Articles | Volume 16, issue 3
The Cryosphere, 16, 1057–1069, 2022
https://doi.org/10.5194/tc-16-1057-2022
The Cryosphere, 16, 1057–1069, 2022
https://doi.org/10.5194/tc-16-1057-2022
Research article
 | Highlight paper
28 Mar 2022
Research article  | Highlight paper | 28 Mar 2022

Strong increase in thawing of subsea permafrost in the 22nd century caused by anthropogenic climate change

Stiig Wilkenskjeld et al.

Viewed

Total article views: 1,771 (including HTML, PDF, and XML)
HTML PDF XML Total Supplement BibTeX EndNote
1,385 357 29 1,771 111 22 19
  • HTML: 1,385
  • PDF: 357
  • XML: 29
  • Total: 1,771
  • Supplement: 111
  • BibTeX: 22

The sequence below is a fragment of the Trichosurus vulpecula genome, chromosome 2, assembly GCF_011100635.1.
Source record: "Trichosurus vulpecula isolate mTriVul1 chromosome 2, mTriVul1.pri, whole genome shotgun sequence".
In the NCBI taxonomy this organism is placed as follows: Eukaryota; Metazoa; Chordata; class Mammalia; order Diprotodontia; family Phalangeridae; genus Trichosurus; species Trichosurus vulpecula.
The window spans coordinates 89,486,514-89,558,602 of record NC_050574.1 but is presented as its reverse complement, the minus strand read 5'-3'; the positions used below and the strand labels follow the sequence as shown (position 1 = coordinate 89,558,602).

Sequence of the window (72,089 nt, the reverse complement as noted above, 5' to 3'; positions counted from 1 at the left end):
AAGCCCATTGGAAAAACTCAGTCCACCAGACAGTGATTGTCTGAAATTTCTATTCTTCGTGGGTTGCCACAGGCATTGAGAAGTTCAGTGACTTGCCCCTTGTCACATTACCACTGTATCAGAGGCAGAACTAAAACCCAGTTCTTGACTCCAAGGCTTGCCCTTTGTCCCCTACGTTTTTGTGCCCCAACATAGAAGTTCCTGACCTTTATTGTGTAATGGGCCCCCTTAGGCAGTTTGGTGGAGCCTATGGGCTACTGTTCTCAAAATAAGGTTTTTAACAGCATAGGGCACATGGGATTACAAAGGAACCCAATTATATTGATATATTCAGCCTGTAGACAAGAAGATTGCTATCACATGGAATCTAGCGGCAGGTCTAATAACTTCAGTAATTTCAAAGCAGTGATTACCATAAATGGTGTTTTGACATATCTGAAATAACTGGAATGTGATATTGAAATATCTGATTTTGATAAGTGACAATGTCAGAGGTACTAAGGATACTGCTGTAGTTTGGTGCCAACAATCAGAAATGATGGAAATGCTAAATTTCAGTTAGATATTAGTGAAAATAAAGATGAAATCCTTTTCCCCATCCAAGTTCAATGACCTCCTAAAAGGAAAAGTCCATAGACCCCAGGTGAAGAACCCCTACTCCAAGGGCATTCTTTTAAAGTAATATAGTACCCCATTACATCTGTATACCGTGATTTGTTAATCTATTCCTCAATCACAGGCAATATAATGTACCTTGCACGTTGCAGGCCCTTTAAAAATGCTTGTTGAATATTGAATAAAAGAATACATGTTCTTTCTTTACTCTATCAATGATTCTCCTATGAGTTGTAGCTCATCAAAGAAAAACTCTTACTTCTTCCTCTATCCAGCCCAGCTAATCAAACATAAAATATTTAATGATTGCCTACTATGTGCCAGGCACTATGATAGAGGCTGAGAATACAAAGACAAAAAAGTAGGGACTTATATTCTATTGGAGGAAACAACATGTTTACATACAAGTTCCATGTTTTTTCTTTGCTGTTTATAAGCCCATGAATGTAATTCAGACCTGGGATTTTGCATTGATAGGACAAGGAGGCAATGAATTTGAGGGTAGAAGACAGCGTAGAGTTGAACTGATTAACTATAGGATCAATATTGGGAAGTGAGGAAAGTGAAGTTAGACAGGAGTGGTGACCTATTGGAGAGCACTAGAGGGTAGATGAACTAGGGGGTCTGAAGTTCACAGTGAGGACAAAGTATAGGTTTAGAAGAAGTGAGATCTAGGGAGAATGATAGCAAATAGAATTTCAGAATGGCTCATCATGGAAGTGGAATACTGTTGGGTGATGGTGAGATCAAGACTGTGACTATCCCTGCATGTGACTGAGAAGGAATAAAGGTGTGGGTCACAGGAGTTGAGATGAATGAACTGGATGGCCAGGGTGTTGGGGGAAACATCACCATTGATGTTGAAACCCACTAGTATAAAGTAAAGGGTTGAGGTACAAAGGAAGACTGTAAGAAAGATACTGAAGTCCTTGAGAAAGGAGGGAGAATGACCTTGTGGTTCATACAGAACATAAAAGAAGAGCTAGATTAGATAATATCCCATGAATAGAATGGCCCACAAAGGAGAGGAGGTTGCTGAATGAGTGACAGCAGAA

• EndNote: 19
Views and downloads (calculated since 03 Sep 2021)
Cumulative views and downloads (calculated since 03 Sep 2021)

Viewed (geographical distribution)

Total article views: 1,659 (including HTML, PDF, and XML) Thereof 1,659 with geography defined and 0 with unknown origin.
Country # Views %
  • 1
1
 
 
 
 

Cited

Discussed (final revised paper)

Latest update: 30 Jun 2022
Download
Short summary
Thawing permafrost releases carbon to the atmosphere, enhancing global warming. Part of the permafrost soils have been flooded by rising sea levels since the last ice age, becoming subsea permafrost (SSPF). The SSPF is less studied than the part on land. In this study we use a global model to obtain rates of thawing of SSPF under different future climate scenarios until the year 3000. After the year 2100 the scenarios strongly diverge, closely connected to the eventual disappearance of sea ice.